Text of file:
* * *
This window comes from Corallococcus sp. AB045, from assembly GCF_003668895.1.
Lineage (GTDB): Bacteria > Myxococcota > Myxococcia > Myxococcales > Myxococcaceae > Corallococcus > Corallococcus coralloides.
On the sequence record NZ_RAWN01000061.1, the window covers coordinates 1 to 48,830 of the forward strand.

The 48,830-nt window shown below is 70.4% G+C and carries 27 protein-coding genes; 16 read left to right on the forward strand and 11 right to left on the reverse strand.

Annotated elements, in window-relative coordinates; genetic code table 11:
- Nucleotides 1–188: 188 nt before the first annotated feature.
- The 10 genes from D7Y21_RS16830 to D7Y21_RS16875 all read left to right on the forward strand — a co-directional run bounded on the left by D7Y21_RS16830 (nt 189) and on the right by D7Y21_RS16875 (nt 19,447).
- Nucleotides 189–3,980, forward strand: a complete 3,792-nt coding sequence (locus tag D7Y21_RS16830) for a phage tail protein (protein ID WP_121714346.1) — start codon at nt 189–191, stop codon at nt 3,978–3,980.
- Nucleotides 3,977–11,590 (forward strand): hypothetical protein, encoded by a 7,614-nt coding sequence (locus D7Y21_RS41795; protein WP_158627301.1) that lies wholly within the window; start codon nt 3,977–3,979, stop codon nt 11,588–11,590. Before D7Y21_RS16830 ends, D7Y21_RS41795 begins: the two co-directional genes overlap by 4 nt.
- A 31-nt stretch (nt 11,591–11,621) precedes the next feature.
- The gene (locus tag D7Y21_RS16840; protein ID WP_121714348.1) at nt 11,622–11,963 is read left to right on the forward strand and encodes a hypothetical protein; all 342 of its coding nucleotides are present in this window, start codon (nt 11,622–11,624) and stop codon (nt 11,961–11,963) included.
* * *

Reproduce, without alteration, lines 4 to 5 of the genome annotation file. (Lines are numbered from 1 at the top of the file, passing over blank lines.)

The 48,830-nt window shown below is 70.4% G+C and carries 27 protein-coding genes; 16 read left to right on the forward strand and 11 right to left on the reverse strand.

Annotated elements, in window-relative coordinates; genetic code table 11: